US 5364152 A
An arrangement of a vehicle seat for placement on a vehicle floor having a seat in a storage position is provided in a preferred embodiment including two elongated rails connected to the vehicle floor, the rails having a first hook and a plurality of notches to provide a locking plate; a slider for each side of the vehicle seat having a second hook interlocked with the rail's first hook; a locking pin for selective engagement with the rail notches, the locking pin being connected with the slider to selectively set the position of the slider with respect to the rail: a riser pivotally connected with each slider; and a seat bun connected with the risers, the seat bun assuming a storage position by forward pivotal movement of the risers.
1. An arrangement of a vehicle seat for placement on a vehicle floor having a seat in a storage position comprising:
an elongated rail means connected to the vehicle floor, the rail means having a first hook means and a locking aperture means;
a slider means having a second hook means interlocked with the first hook means;
locking pin means for selective engagement with the locking aperture means, the locking pin means being connected with the slider means to selectively set the position of the slider means with respect to the rail means;
a riser pivotally connected with the slider means; and
a seat bun or cushion connected with the riser, the seat bun assuming a storage position by forward pivotal movement of the riser.
2. An arrangement of a vehicle seat as described in claim 1 wherein the seat bun forward end has a contact surface for engagement with the floor in a storage position.
3. A seat arrangement as described in claim 2 wherein the seat bun forward end contact surface engages with the floor via the rail means.
4. A seat arrangement as described in claim 3 wherein a roller provides the seat bun forward end contact surface.
5. A seat arrangement as described in claim 4 wherein the seat bun forward end contact surface roller is curvilinear to provide lateral stabilization in cooperation with the rail means.
6. A seat arrangement as described in claim 1 wherein the slider has a roller.
7. A seat arrangement as described in claim 1 wherein the rail means has a plurality of locking aperture means to allow at least two positions of storage of the vehicle seat.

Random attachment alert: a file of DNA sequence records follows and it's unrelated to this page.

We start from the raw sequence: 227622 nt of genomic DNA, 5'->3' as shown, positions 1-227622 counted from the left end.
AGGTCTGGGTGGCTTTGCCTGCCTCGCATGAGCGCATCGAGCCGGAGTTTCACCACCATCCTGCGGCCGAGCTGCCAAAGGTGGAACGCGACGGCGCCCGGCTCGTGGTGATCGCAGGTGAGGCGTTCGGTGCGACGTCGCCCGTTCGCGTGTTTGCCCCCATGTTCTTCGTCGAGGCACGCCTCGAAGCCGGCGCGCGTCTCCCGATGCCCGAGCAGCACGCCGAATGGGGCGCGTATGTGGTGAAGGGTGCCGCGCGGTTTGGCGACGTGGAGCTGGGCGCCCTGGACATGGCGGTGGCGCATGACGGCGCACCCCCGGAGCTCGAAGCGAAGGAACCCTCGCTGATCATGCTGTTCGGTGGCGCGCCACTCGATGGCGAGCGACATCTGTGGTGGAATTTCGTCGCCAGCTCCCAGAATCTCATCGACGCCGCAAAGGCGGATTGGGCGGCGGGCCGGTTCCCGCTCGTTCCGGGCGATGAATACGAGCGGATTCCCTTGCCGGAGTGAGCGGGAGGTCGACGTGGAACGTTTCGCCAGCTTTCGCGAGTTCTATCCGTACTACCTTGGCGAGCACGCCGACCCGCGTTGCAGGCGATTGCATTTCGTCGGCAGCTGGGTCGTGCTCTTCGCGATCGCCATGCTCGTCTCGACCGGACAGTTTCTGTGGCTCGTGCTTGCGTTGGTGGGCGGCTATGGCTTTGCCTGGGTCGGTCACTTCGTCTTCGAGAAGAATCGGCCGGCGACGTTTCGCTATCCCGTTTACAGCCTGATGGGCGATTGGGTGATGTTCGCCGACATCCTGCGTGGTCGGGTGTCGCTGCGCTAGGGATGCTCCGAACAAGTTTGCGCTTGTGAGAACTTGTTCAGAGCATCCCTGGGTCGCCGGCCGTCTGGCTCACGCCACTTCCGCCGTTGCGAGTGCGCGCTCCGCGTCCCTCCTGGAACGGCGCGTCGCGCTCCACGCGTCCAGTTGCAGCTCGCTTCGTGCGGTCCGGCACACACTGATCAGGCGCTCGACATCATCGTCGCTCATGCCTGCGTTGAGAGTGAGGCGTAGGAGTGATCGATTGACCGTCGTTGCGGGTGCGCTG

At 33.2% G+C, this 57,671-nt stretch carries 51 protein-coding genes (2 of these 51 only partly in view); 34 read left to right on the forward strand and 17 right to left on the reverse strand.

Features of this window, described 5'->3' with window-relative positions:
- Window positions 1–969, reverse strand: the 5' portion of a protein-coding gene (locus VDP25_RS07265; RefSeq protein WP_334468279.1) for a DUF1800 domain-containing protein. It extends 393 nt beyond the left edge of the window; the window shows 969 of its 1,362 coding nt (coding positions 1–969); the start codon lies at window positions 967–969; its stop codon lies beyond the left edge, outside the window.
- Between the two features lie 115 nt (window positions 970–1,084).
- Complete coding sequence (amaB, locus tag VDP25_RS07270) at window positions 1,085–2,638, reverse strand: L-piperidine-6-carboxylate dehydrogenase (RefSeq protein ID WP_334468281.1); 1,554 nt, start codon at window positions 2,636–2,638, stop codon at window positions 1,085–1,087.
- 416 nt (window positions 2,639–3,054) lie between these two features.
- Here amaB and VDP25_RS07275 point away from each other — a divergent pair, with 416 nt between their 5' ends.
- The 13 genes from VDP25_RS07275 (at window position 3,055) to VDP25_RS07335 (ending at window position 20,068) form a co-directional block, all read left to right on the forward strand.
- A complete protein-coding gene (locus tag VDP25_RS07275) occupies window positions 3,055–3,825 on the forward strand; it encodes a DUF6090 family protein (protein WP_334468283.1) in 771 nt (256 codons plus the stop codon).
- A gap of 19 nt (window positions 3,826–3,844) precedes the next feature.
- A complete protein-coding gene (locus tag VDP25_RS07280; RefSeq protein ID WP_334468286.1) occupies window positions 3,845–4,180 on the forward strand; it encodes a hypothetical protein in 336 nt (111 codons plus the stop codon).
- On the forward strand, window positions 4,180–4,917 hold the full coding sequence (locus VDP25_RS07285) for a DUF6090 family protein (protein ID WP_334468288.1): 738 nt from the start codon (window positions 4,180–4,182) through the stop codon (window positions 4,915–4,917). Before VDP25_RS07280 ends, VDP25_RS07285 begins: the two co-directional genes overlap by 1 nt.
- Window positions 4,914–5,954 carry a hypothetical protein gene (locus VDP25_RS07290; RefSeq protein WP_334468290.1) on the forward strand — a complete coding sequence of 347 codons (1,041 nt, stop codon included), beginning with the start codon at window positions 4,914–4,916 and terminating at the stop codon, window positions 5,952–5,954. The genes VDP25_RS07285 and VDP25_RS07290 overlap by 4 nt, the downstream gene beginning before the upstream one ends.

8. A seat arrangement as described in claim 1 wherein the locking aperture means is provided by notches in the rail means.
9. A seat arrangement as described in claim 1 wherein the rail has at least one end which allows disengagement of the seat by movement of the slider means past an extreme position with respect to the rail means.
10. An arrangement of a vehicle seat located on the floor of a vehicle having a seating position and a plurality of storage positions inside the vehicle, the arrangement comprising:
two generally parallel elongated rails connected with the vehicle floor, the vehicle rails each having a first hook and having at least two notches locationally separate from one another in the rails;
a slider associated with each rail, the slider having a hook interconnected with the hook of each respective rail, the slider having rotatively connected thereto a roller allowing the slider to move on top of the rail;
a locking pin biased for engagement with one of the notches in the rail to selectively set the position of the slider with respect to the rail;
a riser pivotally connected with each slider extending generally rearwardly; and
a seat bun frame connected with the riser, the seat bun frame having at a forward end a roller and the seat bun frame assuming a storage position in contact with the rail by pivotal forward movement of the riser.
The field of the present invention is arrangements of vehicle seats. More particularly, the present invention refers to arrangements for vehicle seats in van- or minivan-type vehicles wherein the seat in a storage position has a generally upright storage position.